As part of their routine antenatal care most women will be offered a scan at around 20 weeks of pregnancy to look for birth defects and to check the baby’s growth.

There is no evidence that taking a quinolone antibiotic during pregnancy causes any problems that would require extra monitoring of your baby.

Are there any risks to my baby if the father has taken a quinolone antibiotic?

We would not expect any increased risk to your baby if the father took a quinolone antibiotic before or around the time you became pregnant.

Who can I talk to if I have questions?

If you have any questions regarding the information in this leaflet please discuss them with your health care provider. They can access more detailed medical and scientific information from www.uktis.org.

General information 

Up to 1 out of every 5 pregnancies ends in a miscarriage, and 1 in 40 babies are born with a birth defect. These are referred to as the background population risks.  They describe the chance of these events happening for any pregnancy before taking factors such as the mother’s health during pregnancy, her lifestyle, medicines she takes and the genetic make up of her and the baby’s father into account.

Medicines use in pregnancy

Most medicines used by the mother will cross the placenta and reach the baby. Sometimes this may have beneficial effects for the baby.  There are, however, some medicines that can harm a baby’s normal development.  How a medicine affects a baby may depend on the stage of pregnancy when the medicine is taken. If you are on regular medication you should discuss these effects with your doctor/health care team before becoming pregnant.

If a new medicine is suggested for you during pregnancy, please ensure the doctor or health care professional treating you is aware of your pregnancy.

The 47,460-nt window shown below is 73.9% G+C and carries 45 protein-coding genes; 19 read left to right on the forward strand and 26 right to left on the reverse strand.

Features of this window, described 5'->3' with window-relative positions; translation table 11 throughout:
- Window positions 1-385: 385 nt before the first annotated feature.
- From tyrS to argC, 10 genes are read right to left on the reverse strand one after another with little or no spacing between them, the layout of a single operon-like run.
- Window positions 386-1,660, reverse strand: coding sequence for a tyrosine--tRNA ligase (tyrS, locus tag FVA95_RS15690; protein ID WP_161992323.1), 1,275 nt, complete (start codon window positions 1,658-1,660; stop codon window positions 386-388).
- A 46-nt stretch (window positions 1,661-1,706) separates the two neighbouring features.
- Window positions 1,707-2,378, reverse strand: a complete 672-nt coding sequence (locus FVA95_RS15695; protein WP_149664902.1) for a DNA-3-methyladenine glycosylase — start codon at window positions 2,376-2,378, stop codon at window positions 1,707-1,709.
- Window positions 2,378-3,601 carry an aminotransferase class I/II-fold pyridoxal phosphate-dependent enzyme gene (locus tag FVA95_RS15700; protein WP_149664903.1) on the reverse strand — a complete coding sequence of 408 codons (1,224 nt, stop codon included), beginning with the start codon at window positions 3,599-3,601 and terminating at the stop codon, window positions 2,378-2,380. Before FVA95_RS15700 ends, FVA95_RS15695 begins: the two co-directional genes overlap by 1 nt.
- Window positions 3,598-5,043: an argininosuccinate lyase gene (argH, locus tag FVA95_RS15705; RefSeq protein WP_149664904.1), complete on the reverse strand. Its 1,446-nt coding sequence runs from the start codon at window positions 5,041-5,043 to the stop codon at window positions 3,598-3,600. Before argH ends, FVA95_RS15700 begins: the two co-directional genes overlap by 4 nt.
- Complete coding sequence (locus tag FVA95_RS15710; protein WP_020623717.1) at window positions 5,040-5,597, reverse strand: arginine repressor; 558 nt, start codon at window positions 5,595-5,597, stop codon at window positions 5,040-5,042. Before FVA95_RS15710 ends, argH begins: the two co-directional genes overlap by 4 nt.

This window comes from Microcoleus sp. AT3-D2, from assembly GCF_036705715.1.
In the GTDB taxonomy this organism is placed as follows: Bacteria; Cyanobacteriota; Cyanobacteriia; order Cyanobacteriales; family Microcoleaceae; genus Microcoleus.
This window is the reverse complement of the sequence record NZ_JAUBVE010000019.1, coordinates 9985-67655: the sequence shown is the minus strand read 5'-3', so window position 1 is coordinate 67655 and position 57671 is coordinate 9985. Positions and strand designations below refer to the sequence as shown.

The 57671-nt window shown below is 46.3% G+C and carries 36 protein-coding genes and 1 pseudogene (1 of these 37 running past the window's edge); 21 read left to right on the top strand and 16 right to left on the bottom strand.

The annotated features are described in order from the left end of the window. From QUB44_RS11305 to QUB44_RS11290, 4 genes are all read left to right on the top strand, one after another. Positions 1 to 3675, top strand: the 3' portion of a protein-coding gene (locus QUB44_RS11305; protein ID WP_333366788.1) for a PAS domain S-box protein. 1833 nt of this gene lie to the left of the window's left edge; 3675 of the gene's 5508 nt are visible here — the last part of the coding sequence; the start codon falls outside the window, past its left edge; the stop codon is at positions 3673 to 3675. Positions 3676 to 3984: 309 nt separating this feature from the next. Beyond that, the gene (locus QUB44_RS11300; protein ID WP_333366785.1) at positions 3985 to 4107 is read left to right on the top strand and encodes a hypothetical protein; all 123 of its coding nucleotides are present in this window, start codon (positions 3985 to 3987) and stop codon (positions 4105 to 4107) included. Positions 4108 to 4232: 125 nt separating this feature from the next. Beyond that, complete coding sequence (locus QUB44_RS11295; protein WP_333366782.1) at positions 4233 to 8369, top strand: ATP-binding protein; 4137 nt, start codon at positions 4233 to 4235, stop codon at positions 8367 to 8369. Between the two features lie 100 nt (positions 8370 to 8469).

When deciding whether or not to use a medicine in pregnancy you need to weigh up how the medicine might improve your and/or your unborn baby’s health against any possible problems that the drug may cause. Our bumps leaflets are written to provide you with a summary of what is known about use of a specific medicine in pregnancy so that you can decide together with your health care provider what is best for you and your baby.   

Every pregnancy is unique. The decision to start, stop, continue or change a prescribed medicine before or during pregnancy should be made in consultation with your health care provider. It is very helpful if you can record all your medication taken in pregnancy in your hand held maternity records.

   

www.medicinesinpregnancy.org

Disclaimer: This information is not intended to replace the individual care and advice of your health care provider. New information is continually becoming available. Whilst every effort will be made to ensure that this information is accurate and up to date at the time of publication, we cannot cover every eventuality and the information providers cannot be held responsible for any adverse outcomes following decisions made on the basis of this information. We strongly advise that printouts should NOT be kept for any length of time, or for “future reference” as they can rapidly become out of date.